Apathy toward safety of minorities central to Trump win

If there is something that has struck me most since Donald Trump was elected, it’s the sheer amount of people who I have seen claim that racism was not the reason he won. That’s an overly simplistic dismissal of what has been a pretty central theme in this election.

Racism as it is understood by most people, in its least nuanced, cross-burning, swastika-wearing form, is not what cinched this election for Trump. What handed Trump the Oval Office was apathy toward the well-being of people of color.

For years now, I’ve had a common interaction with conservative Americans in which they get defensive and something along the lines of, “You probably think I’m racist/sexist/bigoted because I voted Republican.”

And while that is certainly possible, for the most part I don’t believe that to be the case.

Most Republicans probably did not support Trump’s racist dialogue, they just voted on his economic policies, such as lowering tax rates. Those voters may not hate minorities, but they are so apathetic toward the safety of people of color that they were willing to give legitimacy to outright racism and racial violence in order to maintain a marginal amount of their wealth.

Thus, the Republican voter base and its relation to minority group concerns can best be described as apathetic, tinged with distaste. White conservatives generally aren’t hell-bent on destroying people of color insomuch as they’d prefer it if people of color didn’t really exist at all. The “Make America Great Again” slogan struck such a chord with white voters because they want to be taken back to a time when the concerns of those who didn’t share their complexion, culture or values were simply a non-factor.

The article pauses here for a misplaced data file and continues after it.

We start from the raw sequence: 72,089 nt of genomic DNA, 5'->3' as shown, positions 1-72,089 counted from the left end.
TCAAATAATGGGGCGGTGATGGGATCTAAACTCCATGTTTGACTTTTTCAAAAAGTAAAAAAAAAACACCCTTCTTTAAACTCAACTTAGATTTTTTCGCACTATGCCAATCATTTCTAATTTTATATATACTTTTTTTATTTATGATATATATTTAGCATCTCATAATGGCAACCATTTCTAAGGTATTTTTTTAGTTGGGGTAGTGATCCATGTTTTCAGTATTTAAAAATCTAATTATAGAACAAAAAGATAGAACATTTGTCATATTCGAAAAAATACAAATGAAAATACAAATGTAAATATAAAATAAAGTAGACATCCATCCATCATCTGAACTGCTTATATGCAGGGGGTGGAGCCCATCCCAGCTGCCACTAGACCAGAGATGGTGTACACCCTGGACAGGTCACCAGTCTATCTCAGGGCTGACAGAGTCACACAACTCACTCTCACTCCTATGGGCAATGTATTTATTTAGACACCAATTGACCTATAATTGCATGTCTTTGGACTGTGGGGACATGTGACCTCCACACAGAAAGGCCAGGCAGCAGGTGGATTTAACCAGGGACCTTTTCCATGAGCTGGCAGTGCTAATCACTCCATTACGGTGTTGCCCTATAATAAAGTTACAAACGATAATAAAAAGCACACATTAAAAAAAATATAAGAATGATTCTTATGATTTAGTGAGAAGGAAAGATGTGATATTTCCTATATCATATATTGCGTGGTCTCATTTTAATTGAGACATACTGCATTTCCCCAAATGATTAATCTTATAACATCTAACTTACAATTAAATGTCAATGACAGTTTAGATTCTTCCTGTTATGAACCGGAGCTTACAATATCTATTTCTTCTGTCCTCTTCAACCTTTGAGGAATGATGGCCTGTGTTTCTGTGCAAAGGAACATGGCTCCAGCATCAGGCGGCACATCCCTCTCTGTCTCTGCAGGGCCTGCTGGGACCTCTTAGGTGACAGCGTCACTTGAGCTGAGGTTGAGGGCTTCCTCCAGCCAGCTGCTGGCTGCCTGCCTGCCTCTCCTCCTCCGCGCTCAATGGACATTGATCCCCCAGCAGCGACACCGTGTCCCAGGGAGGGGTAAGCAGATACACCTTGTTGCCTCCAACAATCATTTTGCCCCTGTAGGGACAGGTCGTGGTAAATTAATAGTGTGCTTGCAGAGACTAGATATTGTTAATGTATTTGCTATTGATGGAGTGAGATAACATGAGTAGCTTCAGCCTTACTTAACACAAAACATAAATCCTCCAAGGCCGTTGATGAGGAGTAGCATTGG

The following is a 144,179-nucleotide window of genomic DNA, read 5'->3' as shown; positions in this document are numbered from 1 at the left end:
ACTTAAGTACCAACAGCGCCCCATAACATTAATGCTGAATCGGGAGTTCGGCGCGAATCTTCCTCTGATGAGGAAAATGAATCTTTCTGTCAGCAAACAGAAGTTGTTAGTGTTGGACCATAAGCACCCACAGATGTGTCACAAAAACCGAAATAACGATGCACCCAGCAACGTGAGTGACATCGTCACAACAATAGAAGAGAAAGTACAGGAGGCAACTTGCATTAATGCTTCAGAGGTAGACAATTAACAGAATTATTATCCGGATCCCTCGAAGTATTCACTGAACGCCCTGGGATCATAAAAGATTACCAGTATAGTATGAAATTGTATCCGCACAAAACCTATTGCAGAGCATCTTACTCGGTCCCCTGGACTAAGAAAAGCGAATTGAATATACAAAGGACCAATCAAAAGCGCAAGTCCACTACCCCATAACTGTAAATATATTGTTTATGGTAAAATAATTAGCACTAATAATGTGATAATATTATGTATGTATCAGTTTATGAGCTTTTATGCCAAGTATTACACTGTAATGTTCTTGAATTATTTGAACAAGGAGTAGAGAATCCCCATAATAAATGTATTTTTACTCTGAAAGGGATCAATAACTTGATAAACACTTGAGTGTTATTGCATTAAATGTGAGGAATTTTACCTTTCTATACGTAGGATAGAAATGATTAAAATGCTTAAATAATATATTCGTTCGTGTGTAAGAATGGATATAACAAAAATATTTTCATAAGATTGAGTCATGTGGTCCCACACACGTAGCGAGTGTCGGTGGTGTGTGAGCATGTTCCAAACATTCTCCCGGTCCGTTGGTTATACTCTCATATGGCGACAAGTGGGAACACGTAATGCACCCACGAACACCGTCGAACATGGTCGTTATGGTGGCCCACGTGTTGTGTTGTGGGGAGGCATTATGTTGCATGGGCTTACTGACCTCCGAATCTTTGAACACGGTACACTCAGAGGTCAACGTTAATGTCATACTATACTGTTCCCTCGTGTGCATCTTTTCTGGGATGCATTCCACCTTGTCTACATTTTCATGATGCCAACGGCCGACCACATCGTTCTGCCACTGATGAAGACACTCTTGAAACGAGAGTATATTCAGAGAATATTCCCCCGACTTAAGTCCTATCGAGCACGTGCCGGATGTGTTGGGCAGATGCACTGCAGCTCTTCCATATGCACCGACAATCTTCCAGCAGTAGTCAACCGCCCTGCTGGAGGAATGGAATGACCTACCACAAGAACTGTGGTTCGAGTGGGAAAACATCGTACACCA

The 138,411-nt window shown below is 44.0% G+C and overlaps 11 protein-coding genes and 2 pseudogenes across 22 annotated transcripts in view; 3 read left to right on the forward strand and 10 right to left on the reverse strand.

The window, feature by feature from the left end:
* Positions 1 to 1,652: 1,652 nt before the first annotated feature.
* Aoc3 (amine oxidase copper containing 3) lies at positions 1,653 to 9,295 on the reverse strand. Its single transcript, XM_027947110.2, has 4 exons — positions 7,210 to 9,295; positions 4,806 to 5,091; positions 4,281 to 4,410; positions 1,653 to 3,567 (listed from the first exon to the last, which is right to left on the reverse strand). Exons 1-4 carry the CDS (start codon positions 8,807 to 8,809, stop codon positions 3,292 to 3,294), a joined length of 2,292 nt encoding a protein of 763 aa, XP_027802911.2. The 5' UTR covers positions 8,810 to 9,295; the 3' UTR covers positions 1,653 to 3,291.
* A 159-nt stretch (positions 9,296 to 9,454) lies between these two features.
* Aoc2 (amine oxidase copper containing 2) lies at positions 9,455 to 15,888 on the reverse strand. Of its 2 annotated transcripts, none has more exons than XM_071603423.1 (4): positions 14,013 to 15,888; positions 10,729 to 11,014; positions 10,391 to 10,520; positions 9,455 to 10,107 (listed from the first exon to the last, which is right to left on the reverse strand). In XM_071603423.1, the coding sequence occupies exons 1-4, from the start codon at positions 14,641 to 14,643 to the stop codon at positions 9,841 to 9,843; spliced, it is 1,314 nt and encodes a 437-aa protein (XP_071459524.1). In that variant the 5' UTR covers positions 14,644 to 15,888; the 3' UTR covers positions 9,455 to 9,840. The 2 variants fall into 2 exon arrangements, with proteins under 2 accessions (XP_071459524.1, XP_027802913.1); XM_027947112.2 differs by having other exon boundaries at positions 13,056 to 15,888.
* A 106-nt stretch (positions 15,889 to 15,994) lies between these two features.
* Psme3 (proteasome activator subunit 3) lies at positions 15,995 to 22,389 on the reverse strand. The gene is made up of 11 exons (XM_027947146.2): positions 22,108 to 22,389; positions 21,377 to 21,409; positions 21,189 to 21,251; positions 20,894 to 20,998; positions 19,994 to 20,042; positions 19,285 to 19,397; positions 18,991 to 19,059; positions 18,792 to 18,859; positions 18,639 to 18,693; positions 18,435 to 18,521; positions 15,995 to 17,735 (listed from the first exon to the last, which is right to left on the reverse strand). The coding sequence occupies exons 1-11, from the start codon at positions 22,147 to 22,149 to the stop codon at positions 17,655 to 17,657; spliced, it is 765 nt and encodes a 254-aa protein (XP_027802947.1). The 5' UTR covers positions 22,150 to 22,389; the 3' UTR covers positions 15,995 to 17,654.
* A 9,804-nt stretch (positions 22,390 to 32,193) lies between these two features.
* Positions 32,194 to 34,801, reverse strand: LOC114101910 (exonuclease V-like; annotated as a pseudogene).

This is, in essence, an extreme sense of cultural narcissism.

What Trump’s victory said to me was not that white America is out to get people who look like me, but that they simply couldn’t care less about us. The primary concern of the American right wing is maintaining white cultural norms and comfort. Like a spoiled child, it doesn’t appreciate when the interests of others are held in equal esteem to its own.

White, conservative America was much happier when blacks stayed sectioned off in ghettos, when Islam was distant and faceless and when minorities knew their role as sub-citizens.

Racism won Trump the election. That doesn’t necessitate hatred; it doesn’t necessitate overtly malicious intent. What it means is that white America is willing to hand the fate of minority groups over to an incompetent man-child because it means they get to feel comfortable again. And, in a way, that’s more terrifying than cross-burners wearing white robes.

Andrew Allen is a senior majoring in communications. Upon Further Review runs alternate Thursdays.

Featured image couresty Pixabay user BruceEmmerling.